This picture, from Wildman Steve Brill's page, is of a mullein basal rosette. Mullein is a biennial, and this is what the first year plant looks like. The second year is when it throws up its great flower stalk. The leaves are greyish-green, large, soft and velvety, sometimes nearly two feet long. A leaf feels almost like flannel, with little hairs.
The best time to harvest is when the plant is blooming--you can use the roots, leaves and flowers so you will want the whole plant if you can get it. I have also harvested leaves in the spring and fall. Mullien is considered an "alien invader" plant, since it is so prolific. It can and will take over areas. Still, a grateful attitude is best when you're collecting herbs. They may be "invasive" weeds, but I'm still happy they're here and available!
Mullein has many uses in cough and cold season. Here's a quote from Wildman's pages on Mullein:
Mullein tea provides vitamins B-2, B-5, B-12, and D, choline, hesperidin, PABA, sulfur, magnesium, mucilage, saponins, and other active substances.
People use the tea as a beverage, but it’s best known as one of the safest, most effective herbal cough remedies. Mullein is an expectorant, and a tonic for the lungs, mucus membranes, and glands. An infusion is good for colds, emphysema, asthma, hay fever, and whooping cough. Strain the infusion through a cloth, or the hairs may get stuck in your throat and make you cough even more. Laboratory tests have shown that it’s anti-inflammatory, with antibiotic activity, and that it inhibits the tuberculosis bacillus. The Indians smoked dried mullein and coltsfoot cigarettes for asthma and bronchitis, and indications are that it’s effective: I’ve observed it working for bronchitis.
The tea is also an astringent and demulcent. It’s good for diarrhea, and it’s been used in compresses for hemorrhoids since it was recommended by Dioscorides centuries ago. It’s also supposed to help other herbs get absorbed through the skin. Pliny of ancient Rome, Gerard in sixteenth century England, the Delaware Indians, and country folk in the South used the heated leaves in poultices for arthritis.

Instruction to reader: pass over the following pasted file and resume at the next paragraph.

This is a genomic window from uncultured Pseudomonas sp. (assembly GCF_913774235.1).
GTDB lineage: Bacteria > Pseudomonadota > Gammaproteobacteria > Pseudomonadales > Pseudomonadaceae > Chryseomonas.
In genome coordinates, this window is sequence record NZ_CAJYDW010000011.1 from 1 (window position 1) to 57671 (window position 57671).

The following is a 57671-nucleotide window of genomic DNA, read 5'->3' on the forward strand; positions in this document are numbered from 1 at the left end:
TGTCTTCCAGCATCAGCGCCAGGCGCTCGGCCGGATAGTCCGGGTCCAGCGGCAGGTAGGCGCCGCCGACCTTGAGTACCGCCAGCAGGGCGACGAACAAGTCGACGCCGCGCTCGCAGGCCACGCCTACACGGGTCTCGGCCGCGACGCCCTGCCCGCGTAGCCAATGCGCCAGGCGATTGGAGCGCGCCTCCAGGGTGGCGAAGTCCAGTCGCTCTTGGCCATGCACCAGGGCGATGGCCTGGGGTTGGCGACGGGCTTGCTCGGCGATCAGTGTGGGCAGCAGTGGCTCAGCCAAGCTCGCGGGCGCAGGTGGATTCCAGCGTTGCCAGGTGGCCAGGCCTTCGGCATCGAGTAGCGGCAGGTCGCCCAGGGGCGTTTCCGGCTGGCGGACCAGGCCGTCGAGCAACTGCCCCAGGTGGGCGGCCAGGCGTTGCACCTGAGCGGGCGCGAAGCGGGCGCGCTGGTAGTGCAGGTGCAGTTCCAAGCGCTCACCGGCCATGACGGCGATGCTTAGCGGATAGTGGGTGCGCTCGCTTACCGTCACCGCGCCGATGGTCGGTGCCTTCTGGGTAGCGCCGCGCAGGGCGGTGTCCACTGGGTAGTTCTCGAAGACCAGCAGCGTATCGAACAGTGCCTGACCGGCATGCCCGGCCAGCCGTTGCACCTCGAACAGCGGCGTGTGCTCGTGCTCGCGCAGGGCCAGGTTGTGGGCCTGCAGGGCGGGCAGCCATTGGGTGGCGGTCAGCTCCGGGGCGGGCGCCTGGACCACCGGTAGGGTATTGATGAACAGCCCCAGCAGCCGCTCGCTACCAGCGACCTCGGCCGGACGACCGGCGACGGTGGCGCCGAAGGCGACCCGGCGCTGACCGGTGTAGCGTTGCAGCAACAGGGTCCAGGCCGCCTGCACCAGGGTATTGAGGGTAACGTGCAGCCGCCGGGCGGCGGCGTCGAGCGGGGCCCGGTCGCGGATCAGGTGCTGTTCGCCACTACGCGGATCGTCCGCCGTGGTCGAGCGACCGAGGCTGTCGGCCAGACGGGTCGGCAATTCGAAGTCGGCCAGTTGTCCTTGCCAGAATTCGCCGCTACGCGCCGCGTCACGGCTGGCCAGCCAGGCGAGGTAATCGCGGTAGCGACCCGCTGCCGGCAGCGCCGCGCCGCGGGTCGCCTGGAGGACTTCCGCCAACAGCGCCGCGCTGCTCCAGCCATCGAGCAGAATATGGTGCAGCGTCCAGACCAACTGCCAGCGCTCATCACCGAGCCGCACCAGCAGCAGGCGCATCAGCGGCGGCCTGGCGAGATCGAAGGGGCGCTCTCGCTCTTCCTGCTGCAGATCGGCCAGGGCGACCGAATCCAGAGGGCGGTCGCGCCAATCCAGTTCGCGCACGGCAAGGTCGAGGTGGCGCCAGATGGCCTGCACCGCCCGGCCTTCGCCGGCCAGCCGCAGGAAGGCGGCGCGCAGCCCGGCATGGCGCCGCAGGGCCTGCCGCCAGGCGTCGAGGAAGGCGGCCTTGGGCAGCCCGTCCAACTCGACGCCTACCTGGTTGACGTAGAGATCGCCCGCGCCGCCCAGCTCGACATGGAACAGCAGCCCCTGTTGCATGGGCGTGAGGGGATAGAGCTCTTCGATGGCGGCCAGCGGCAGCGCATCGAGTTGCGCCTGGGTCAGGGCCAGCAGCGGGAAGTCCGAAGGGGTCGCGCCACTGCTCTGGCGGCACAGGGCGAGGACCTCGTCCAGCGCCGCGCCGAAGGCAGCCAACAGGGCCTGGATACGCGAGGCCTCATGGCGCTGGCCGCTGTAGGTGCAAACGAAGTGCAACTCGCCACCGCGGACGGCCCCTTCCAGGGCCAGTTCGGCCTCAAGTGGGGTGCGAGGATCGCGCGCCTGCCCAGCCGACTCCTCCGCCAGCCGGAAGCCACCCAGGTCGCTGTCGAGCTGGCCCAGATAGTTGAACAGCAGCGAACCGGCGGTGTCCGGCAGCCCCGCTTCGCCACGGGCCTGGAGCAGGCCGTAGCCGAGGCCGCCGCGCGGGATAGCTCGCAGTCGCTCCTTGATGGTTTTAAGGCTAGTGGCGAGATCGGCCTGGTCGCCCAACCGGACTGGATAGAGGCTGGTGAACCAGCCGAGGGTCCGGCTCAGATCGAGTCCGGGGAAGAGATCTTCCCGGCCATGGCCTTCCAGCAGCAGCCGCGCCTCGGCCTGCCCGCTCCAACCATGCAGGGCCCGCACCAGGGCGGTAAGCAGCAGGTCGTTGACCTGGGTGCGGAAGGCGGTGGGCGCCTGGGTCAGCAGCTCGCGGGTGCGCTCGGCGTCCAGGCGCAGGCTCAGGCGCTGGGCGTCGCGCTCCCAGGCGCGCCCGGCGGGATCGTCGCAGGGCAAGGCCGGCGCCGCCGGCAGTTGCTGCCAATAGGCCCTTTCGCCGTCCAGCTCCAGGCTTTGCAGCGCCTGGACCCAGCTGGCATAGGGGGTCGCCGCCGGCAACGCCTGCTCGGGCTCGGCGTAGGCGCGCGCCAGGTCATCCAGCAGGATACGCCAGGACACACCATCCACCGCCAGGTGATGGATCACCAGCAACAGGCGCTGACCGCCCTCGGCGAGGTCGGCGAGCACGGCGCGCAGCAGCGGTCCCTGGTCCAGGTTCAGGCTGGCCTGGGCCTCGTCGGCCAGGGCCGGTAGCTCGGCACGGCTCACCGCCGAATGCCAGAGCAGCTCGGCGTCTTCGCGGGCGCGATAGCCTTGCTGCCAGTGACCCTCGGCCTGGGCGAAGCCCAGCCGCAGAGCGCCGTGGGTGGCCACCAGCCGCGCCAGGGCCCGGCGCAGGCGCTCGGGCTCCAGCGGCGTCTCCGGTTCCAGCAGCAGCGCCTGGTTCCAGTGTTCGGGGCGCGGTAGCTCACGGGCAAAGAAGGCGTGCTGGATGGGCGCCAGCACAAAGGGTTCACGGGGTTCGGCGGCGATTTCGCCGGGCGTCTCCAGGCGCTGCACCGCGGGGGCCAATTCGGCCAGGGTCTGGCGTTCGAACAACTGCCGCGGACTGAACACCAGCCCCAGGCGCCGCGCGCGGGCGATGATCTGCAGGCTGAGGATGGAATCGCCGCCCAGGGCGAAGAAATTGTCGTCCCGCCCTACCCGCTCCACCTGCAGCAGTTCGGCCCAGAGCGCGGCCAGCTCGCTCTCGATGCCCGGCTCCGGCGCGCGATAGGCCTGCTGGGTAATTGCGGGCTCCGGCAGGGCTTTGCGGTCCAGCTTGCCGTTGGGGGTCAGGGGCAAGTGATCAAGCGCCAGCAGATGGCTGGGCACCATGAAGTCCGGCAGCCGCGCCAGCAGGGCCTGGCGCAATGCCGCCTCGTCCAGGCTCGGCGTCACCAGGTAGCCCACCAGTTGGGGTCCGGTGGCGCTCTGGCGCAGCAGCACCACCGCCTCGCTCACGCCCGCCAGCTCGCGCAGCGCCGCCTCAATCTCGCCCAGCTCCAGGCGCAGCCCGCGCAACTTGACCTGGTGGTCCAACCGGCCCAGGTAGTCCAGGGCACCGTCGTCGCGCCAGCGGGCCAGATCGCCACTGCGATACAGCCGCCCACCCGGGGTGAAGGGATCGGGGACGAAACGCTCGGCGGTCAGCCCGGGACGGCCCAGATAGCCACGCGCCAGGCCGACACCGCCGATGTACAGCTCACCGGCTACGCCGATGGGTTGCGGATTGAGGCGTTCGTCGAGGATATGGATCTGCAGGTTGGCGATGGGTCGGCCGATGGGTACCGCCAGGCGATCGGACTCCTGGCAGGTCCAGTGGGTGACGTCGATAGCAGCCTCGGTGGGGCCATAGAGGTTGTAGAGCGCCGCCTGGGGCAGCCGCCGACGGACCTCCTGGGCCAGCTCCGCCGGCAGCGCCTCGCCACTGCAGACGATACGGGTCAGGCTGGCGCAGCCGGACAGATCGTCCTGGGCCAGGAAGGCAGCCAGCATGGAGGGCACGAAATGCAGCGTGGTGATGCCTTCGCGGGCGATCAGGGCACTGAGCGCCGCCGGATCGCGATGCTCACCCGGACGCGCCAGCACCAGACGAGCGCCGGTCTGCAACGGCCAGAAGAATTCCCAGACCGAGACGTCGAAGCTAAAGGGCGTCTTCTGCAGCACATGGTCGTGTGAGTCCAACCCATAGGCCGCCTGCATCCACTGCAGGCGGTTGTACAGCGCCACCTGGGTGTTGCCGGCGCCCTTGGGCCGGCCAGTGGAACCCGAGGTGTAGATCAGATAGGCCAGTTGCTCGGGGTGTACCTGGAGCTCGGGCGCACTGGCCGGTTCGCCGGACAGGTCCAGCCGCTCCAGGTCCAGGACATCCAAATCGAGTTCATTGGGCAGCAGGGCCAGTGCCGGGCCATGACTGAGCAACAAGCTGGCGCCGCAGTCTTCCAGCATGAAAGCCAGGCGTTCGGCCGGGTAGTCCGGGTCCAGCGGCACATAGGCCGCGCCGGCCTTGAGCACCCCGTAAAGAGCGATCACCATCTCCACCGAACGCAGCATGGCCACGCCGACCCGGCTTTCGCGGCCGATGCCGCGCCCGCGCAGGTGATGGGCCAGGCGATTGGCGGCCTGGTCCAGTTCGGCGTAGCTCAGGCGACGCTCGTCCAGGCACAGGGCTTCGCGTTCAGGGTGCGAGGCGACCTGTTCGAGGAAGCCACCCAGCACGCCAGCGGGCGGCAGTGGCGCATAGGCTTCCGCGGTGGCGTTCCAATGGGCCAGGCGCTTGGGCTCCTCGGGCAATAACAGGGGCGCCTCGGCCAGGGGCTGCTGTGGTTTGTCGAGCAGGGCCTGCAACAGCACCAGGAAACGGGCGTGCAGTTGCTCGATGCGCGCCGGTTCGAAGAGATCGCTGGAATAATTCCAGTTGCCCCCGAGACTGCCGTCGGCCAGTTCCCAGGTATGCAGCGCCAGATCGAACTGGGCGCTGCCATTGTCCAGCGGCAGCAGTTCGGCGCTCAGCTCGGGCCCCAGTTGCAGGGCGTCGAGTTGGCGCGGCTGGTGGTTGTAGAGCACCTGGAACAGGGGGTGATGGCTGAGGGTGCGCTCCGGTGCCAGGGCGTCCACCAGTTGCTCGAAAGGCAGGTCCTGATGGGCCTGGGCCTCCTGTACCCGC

A tincture of the flowers is used for migraine headaches. An oil extract of the flowers, which contains a bactericide, is used for ear infections, although you should consult with a competent practitioner first, to avoid the possibility of permanent hearing loss if the herb doesn’t work.
Roman ladies used them to die their hair blonde. Roman soldiers dipped the flowerstalks in tallow to make torches.
People also just drink the tea because they like it. Mullein is common--it grows all over the place here, but it likes disturbed soil, roadsides, and fields. It likes dry and sandy soils. I see it most often by road sides--but be careful harvesting those. Don't want car exhaust on your mullein leaves.
We're coming in to cough/cold/flu season here. I expect the mullein I was lucky enough to find will come in handy.